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By Caroline Markham

 

When we think of plastic, we think of the obvious everyday objects around us, such as plastic bags, plastics bottles, containers, etc. But in reality, it is in everything around us- from our clothes to our electronics, to the mattresses that we sleep on at night. Almost every single thing that we buy as consumers contains some form of plastic in it. And of course, we know that it is terrible for our planet- but we are beginning to find out through research that it is just as detrimental to our own health as well.

Hand knitting a bag using recycled plastic

Plastic never fully goes away, which I’m sure you have heard a million times. But what actually happens to it then? According to this guardian article, ‘when plastic is exposed to sunlight, oxygen, or the action of waves, it doesn’t biodegrade but simply fragments into smaller and smaller bits, until these microscopic particles enter the food chain, the air, the soil and the water that we drink.’ Some of these microplastics are no larger than the width of a single strand of human hair- making it easy to accidentally contaminate products we are consuming, from beer and honey right down to our tap water.

So what is so problematic with this? It’s the fact that most of these tiny particles of plastic are suspected to contain cancer causing chemicals called ‘carcinogens’- and they are turning up inside of us. This has been explicitly stated in the US National Library of Medicine’s journals published online. According to the Plastics and carcinogenesis: The example of vinyl chloride journal, “The manufacture, use and disposal of various plastics can pose numerous health risks, including the risk of cancer.” In one study featured in the Guardian article, ‘95% of all adults tested in the US had known carcinogenic chemical bisphenol A (BPA) in their urine,’ which is found in plastic everywhere, most commonly in plastic water bottles. In the study named ‘the plastic inside us’, 83% of samples of tap water tested in seven countries were found to contain plastic microfibers.

We don’t need plastic, it’s just usually the cheapest way to make consumer products. There are countless examples of people all over the world using natural resources for products, such as our very own women of Sani Isla. Through one of our partnered projects with them, these women make artisan crafts made of local seeds, vines and fibers, and it’s producing a sustainable source of income for them. Just another great example that we don’t need plastic!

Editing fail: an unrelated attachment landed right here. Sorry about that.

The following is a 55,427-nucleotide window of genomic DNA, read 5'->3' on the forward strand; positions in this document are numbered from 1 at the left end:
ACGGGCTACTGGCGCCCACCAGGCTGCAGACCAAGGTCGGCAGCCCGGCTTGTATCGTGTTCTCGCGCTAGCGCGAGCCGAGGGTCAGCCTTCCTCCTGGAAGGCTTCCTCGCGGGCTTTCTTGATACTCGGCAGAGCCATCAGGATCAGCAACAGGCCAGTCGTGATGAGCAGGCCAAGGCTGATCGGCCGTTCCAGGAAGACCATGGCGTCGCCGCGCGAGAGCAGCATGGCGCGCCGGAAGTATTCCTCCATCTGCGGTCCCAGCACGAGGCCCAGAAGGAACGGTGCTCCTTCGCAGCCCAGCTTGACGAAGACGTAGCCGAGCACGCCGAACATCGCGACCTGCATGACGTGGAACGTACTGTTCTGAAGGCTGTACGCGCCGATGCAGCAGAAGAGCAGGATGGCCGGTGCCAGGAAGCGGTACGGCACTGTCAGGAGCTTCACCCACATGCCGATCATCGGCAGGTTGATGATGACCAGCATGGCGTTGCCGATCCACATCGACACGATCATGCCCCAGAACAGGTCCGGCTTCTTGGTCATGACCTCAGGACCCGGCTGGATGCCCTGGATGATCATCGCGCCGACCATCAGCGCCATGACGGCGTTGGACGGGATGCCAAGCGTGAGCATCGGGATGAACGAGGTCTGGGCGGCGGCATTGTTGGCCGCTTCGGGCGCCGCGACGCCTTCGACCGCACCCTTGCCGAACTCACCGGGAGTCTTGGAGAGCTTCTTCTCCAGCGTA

Countless different research studies are starting to examine these worrying findings, yet there doesn’t seem to be any slow down on the production of plastics. We are coming to a point where we desperately need our governments to begin to take action through forming some kind of plastic plan that reduces the production and usage of it. Alternatives to plastic have always been here- but most corporations want the cheaper and easier way out. It’s time we start urging our governments to implement and enforce these alternative plastic plans. Keep up the recycling by all means, but we it’s time to take it a step further.

There are countless examples of people all over the world using natural resources for products, such as our very own women of Sani Isla. Through one of our partnered projects with them, these women make most of their artisan crafts using local seeds, vines and fibers, and it’s producing a sustainable source of income for them. They do use some plastic when weaving together baskets and handmade bags, but they use all recycled plastic. The Chipaota people of Peru use palm fibers through our project promoting sustainable usage of the Rainforests resources. They use these palm fibers to make things from handmade baskets to brooms. The indigenous people of South America inspire us every day!

Handmade Jewelry

References

https://www.ncbi.nlm.nih.gov/pmc/articles/PMC3327051/

https://orbmedia.org/stories/Invisibles_plastics

https://amp.theguardian.com/commentisfree/2018/mar/28/plastic-crisis-urgent-recycling-bottles-no-fix?__twitter_impression=true